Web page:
Modern Python packaging usage is based on the ‘wheel’. This is places the onus on the creation of binary artefacts in the package on the distributor. In this case, this includes the platform-dependent steps necessary to compile the .cpp file.

The generated package also takes advantage of the load-time mechanism to enhance the bindings:

  • The bindings are rehosted in a “native” namespace so that C++ code from KF5::Config appears in Python via “import KF5.Config”.
  • (TBD) Load Pythonizations.

Both of these need/can use the output of the cppyy-generator (included in the package) as well as other runtime support included in cppyy.

CMake usage

The CMake usage is via two modules:

  • FindLibClang.cmake provides some bootstrap support needed to locate clang. This is provided mostly as a temporary measure; hopefully upstream support will allow this to be eliminated in due course.
  • FindCppyy.cmake provides the interface described further here.

Details of the usage of these modules is within the modules themselves, but here is a summary of the usage. FindLibClang.cmake sets the following variables:

LibClang_FOUND             - True if libclang is found.
LibClang_LIBRARY           - Clang library to link against.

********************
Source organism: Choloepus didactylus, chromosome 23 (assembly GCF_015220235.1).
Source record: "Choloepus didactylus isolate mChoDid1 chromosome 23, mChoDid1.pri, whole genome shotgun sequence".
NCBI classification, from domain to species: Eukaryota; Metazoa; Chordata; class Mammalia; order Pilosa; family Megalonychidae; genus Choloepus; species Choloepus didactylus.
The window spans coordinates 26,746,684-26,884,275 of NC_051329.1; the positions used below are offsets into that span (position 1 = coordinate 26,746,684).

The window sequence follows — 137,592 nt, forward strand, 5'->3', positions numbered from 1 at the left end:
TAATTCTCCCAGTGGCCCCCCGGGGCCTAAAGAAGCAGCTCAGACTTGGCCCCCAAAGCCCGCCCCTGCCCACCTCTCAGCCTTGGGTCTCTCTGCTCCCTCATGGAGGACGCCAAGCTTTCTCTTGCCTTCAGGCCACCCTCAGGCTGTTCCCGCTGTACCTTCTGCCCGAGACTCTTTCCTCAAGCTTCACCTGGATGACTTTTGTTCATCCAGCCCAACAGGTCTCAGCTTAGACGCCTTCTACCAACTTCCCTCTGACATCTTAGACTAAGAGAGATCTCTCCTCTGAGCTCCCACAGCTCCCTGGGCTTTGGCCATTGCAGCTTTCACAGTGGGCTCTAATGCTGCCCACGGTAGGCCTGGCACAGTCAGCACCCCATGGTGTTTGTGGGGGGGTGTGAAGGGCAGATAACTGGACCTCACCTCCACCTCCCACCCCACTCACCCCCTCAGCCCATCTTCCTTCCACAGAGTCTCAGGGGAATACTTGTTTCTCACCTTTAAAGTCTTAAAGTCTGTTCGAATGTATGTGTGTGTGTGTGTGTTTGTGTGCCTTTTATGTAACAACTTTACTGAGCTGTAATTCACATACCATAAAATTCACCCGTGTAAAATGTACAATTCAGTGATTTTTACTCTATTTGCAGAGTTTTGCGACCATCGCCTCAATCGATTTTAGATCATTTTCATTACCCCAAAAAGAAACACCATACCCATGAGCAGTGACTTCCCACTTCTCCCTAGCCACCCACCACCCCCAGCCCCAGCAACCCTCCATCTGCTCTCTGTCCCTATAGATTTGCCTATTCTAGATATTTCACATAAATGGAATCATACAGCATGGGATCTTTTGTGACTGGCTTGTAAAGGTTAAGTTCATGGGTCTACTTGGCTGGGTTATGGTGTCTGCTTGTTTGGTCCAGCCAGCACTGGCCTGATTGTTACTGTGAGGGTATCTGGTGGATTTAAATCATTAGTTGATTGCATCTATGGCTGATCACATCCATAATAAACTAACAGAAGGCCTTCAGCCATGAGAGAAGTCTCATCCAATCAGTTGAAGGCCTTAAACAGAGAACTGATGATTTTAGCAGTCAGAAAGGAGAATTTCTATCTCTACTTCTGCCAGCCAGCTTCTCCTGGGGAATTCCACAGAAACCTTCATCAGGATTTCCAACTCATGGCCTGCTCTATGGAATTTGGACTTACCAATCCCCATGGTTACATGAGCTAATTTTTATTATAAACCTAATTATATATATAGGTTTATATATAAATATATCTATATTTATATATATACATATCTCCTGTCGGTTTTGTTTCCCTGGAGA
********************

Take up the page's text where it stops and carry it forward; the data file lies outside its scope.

LibClang_VERSION           - Version number as a string (e.g. "3.9").
LibClang_PYTHON_EXECUTABLE - Compatible python version.

FindCppyy.cmake sets the following variables:

Cppyy_FOUND - set to true if Cppyy is found
Cppyy_DIR - the directory where Cppyy is installed
Cppyy_EXECUTABLE - the path to the Cppyy executable
Cppyy_INCLUDE_DIRS - Where to find the ROOT header files.
Cppyy_VERSION - the version number of the Cppyy backend.

and also defines the following functions:

cppyy_add_bindings - Generate a set of bindings from a set of header files.
cppyy_find_pips - Return a list of available pip programs.


Generate a set of bindings from a set of header files. Somewhat like CMake’s add_library(), the output is a compiler target. In addition ancilliary files are also generated to allow a complete set of bindings to be compiled, packaged and installed:

    [URL url]
    [LICENSE license]
    [LINKDEFS linkdef...]
    [IMPORTS pcm...]
    [GENERATE_OPTIONS option...]
    [COMPILE_OPTIONS option...]
    [INCLUDE_DIRS dir...]
    [LINK_LIBRARIES library...]
    [H_DIRS H_DIRSectory]
    H_FILES h_file...)

The bindings are based on, and can be used as per the documentation provided via the cppyy.cgl namespace. First add the directory of the <pkg>.rootmap file to the LD_LIBRARY_PATH environment variable, then “import cppyy; from cppyy.gbl import <some-C++-entity>”.

Alternatively, use “import <pkg>”. This convenience wrapper supports “discovery” of the available C++ entities using, for example Python 3’s command line completion support.

The bindings are complete with a, supporting Wheel-based packaging, and a supporting pytest/nosetest sanity test of the bindings.

The bindings are generated/built/packaged using 3 environments: